Sometimes we remember 1986 as the year Bill Buckner let the World Series slip under his glove and the Curse of the Bambino was born. We forget that the Sox had slipped into the Series by until-then the biggest clutch hit in their history. In 1986, Dave Henderson “hit a ninth-inning, two-out, two-strike homer that lifted the Red Sox to a Game 5 victory over the Angels in the American League Championship Series. The Red Sox won Games 6 and 7 to advance to the World Series.” ESPN.com remembered the moment in an obituary for the 55-year-old Henderson, who died on Monday.
For a trade acquisition who played only two years for the Red Sox, Dave Henderson had this remarkable impact on a team supposedly cursed to fall short of a championship for decades. He didn’t hit for an average, but he had clutch power that brought him out of obscurity into local fame and adoration. Frank Malzone, who died the day after Hendu, is remembered as a lifetime contributor to Red Sox Nation, but the center-fielder who came for a short stay is remembered with similar affection.
I came to the Red Sox as a disaffected Yankee fan in 1978. (Billy Martin had just been re-hired for the third or fourth time in the farcical epic of Steinbrenner’s reign). I hadn’t seen glory days of 1968 or 1975 as a Red Sox fan, so the playoffs were new excitement to me. I remember the resignation of Game 5 and the sudden elation as Henderson turned the series around with the last strike thrown. It was a new excitement, not the kind you expect as a Yankee fan, but the kind that rocks you as a Red Sox fan. That the Red Sox went on to win that series and return to the big stage made the moment more special. Dave Henderson was a Fenway folk hero for that and later clutch swings at unexpected moments.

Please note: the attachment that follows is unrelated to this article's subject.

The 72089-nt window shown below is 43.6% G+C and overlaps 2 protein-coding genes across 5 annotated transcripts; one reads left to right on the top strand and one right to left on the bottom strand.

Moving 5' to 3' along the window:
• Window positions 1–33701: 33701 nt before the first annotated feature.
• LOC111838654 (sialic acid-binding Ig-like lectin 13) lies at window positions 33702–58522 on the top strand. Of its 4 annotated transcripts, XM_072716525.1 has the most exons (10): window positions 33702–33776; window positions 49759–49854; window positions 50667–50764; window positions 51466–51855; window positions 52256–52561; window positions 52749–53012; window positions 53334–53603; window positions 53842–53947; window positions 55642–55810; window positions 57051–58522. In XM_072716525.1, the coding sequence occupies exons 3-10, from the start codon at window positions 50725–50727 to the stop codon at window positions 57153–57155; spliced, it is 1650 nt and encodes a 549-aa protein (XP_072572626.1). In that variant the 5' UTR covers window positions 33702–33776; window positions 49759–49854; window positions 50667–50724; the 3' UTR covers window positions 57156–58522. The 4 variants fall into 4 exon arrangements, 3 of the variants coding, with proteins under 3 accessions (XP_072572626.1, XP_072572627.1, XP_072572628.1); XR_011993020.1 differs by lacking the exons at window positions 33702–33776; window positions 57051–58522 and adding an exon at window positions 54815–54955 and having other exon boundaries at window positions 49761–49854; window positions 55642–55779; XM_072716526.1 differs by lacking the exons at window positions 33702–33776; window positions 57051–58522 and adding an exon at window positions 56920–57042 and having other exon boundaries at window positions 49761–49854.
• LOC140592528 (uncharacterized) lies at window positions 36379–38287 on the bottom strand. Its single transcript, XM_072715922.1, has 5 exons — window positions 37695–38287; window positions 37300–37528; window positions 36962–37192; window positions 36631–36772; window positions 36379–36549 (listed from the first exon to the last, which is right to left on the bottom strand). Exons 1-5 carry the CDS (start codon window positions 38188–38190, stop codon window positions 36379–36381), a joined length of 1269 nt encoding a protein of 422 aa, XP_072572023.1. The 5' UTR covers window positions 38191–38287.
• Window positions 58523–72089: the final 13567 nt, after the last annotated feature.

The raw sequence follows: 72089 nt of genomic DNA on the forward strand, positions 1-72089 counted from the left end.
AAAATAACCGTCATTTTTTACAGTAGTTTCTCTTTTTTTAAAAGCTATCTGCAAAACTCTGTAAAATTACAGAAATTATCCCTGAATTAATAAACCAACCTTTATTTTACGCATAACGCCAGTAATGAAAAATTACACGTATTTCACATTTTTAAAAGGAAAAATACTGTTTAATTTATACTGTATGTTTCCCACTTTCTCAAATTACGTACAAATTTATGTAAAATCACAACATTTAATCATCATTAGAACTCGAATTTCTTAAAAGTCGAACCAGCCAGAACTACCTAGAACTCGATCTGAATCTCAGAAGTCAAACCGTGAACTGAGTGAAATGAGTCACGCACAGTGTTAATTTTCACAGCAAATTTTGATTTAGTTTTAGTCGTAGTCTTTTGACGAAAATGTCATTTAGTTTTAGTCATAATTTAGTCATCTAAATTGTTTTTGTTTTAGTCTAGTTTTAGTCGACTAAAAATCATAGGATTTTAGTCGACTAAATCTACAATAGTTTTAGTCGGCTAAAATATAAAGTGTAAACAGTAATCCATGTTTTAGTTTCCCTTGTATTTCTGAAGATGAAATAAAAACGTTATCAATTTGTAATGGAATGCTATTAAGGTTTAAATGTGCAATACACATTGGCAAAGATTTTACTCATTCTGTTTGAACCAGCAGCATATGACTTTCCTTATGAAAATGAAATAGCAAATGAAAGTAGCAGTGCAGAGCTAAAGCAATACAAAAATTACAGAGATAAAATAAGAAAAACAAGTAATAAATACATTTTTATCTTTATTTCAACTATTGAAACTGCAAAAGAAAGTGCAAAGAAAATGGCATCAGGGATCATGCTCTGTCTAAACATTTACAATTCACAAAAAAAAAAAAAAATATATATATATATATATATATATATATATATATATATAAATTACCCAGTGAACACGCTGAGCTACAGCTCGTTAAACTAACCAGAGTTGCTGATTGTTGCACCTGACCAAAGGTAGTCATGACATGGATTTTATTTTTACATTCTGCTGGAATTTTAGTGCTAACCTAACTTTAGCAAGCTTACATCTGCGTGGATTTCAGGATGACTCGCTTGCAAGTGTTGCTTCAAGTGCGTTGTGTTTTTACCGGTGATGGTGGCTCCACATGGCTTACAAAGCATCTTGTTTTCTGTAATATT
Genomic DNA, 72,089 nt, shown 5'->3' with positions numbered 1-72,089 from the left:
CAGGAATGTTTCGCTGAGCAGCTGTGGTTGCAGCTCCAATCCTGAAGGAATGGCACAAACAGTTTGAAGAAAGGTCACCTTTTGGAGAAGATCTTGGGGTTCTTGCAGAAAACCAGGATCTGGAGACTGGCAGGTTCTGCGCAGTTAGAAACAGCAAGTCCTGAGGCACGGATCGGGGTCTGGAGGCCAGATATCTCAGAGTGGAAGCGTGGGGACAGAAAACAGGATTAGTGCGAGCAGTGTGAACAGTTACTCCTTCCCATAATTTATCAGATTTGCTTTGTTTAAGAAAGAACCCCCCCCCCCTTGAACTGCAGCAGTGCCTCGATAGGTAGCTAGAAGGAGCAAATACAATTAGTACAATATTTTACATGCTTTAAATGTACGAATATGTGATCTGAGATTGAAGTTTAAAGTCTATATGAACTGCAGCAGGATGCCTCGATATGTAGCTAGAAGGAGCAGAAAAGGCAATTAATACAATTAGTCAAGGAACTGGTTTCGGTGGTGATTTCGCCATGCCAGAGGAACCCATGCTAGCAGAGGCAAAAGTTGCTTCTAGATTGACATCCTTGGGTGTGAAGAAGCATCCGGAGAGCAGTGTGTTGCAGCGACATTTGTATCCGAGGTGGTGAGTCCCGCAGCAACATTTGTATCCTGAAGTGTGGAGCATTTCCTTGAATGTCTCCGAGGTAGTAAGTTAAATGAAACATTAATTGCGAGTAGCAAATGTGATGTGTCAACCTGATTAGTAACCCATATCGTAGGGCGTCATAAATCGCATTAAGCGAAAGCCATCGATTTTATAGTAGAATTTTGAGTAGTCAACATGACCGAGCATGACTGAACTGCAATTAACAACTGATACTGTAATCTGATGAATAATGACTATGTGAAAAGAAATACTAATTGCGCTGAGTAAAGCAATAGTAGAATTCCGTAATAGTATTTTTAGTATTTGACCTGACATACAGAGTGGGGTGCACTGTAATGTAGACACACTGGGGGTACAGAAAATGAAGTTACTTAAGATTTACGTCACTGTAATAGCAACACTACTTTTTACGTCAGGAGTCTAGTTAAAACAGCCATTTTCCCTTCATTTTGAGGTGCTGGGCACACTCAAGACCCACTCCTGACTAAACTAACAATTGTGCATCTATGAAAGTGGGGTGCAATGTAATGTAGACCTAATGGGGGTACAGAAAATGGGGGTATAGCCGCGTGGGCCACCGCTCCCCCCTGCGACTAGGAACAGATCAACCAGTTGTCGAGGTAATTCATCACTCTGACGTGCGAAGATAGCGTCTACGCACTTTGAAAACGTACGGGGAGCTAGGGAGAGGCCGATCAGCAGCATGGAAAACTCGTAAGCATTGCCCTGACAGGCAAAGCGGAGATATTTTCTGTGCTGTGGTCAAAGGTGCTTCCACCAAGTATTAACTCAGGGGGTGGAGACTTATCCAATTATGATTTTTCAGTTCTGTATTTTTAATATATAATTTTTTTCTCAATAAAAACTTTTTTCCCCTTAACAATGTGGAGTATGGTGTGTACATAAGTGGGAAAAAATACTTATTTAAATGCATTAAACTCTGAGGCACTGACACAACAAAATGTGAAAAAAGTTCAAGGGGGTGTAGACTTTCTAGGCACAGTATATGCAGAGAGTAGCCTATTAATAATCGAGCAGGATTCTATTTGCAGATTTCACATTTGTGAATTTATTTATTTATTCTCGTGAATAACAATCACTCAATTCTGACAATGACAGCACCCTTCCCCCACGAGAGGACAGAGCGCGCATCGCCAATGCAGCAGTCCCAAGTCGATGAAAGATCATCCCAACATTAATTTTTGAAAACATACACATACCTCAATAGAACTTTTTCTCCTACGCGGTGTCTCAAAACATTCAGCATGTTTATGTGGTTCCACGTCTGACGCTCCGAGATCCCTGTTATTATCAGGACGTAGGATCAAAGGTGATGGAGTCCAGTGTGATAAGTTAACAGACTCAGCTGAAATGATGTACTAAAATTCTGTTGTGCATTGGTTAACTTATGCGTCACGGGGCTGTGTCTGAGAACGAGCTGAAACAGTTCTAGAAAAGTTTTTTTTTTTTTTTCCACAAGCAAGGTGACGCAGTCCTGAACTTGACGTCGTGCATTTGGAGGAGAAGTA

Henderson’s glamor was undermined by the immortal Bill Buckner, whose fielding gaff unfairly turned a great career into a sad joke. Dave Henderson was the counter-narrative to that tragedy in that he turned a floundering team into the American League Champions in the same year. His clutch swing puts the Curse in a different perspective, a team struggling to overcome its reputation as a big-game failure. The swing turned Henderson himself into a local hero, a buoyant and unruffled batter, indifferent to averages and odds-makers.
In 1986 I decided to go back to graduate school after twelve years of high school teaching. Eight years later I came to Michigan to teach teachers, a job I have cherished till today. Probably the uplifting moment when Dave Henderson entered Red Sox history had nothing to do with this turning point in my life. But it didn’t hurt. I remember 1986, not as cursed, but as blessed by the bat of Dave Henderson. Thanks, Dave.